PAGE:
Masters Thesis

Secondary trauma with Tuolumne County social workers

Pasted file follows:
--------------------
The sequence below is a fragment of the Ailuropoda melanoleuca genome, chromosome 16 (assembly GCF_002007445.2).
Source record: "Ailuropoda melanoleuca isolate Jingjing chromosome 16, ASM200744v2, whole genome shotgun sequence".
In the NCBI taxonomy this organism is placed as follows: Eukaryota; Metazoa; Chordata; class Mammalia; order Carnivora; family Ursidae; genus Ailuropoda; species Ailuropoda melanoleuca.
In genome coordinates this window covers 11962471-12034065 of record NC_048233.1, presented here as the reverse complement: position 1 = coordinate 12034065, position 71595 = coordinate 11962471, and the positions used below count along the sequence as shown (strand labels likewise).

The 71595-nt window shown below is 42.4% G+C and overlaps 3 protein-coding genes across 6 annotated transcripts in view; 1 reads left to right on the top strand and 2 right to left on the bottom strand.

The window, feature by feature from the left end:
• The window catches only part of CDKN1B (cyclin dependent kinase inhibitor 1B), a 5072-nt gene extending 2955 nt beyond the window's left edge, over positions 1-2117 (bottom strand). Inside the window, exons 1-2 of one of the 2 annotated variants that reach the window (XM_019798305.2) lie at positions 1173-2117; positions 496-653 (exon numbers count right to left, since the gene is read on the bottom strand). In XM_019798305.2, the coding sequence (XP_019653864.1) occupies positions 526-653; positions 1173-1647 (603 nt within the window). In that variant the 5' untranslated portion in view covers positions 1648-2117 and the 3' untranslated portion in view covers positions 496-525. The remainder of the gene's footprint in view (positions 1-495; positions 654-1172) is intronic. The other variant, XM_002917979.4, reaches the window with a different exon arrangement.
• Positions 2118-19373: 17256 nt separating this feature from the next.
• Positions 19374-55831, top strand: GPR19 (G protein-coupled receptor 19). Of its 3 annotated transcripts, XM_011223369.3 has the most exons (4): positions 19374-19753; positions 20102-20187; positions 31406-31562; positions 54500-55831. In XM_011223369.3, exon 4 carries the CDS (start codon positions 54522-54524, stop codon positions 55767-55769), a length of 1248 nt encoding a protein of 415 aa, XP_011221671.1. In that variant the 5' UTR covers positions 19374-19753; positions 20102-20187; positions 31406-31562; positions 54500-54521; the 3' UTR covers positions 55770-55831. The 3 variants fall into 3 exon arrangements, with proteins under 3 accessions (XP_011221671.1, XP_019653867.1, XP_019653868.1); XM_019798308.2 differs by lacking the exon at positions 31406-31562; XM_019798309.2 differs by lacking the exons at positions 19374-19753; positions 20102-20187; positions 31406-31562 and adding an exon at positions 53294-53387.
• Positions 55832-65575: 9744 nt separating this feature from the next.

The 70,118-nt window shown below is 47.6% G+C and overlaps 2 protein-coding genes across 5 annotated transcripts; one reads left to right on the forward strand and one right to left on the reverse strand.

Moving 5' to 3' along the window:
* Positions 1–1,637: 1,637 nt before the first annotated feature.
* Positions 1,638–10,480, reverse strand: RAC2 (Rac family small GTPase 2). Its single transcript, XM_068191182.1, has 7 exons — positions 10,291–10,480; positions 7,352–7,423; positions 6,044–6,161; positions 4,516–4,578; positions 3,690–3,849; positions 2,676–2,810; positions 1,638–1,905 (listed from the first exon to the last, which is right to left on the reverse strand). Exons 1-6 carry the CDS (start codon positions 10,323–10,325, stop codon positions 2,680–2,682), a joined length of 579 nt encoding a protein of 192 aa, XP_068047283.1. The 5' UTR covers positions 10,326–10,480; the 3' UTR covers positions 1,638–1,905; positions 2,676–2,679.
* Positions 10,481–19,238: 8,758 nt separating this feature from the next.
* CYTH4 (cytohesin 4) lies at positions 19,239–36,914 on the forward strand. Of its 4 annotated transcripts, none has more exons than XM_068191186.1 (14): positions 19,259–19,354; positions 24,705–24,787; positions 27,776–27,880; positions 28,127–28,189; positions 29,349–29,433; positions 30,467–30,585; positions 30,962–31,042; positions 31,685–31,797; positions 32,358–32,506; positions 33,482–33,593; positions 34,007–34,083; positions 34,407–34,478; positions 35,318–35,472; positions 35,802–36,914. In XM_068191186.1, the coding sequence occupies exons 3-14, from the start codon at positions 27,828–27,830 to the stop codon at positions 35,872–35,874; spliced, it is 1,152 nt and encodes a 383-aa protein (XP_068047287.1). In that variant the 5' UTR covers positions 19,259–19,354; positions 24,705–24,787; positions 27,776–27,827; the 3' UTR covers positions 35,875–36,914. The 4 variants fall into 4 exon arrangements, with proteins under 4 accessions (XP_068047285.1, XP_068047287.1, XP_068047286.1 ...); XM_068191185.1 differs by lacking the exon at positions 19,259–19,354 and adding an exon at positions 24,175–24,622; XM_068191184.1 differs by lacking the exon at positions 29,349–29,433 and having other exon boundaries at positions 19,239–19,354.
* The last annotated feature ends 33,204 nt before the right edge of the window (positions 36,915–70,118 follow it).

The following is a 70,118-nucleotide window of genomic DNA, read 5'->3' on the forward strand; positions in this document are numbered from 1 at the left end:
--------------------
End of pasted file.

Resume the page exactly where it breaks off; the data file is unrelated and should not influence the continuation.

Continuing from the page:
Child welfare social workers are at the forefront of the struggle against the problem of child maltreatment and as a result are often affected by secondary trauma. The purpose of this study was to explore the effectiveness of organizational supports and resources for CPS social workers who experience secondary traumatic stress (STS). This study utilized a qualitative exploratory approach. Purposive nonprobability sampling was used due to the specific focus of this study. A face-to-face interview was conducted with seven participants from Tuolumne County Child Welfare Services Agency. Participants’ employment ranged from less than two years to ten or more years. Data was organized into themes using Neuman’s five-stage process that involved sorting and classifying, open coding, axial coding, selective coding, interpreting, and elaborating the data. A major finding from this study was that the majority of participants were unaware of the supports are offered though the agency. Another major finding was that participants described a lack of agency support and recognition of STS at the administrative level. A second major finding was that participants who were aware of supports identified and discussed the ineffectiveness of four supports available to assist them in addressing STS: counseling through Employee Assistance Programs (EAP), peer support, supervisory support, and occasional educational training. Another major finding was that CPS social workers recommended that on-site support be provided to assist workers who are experiencing STS. Results showed that effective supervision was the most commonly accessed formal support by CPS social workers to address the experiences of STS. The second type of support participants noted was the effectiveness of informal support provided by colleagues. Outcomes presented that CPS workers preferred accessing informal collegial support over formal supports, such as EAP. The current findings suggest that organizations should promote awareness and acceptance of CPS social workers experiencing STS. Effective formal supports need to be provided to assist workers in addressing STS.

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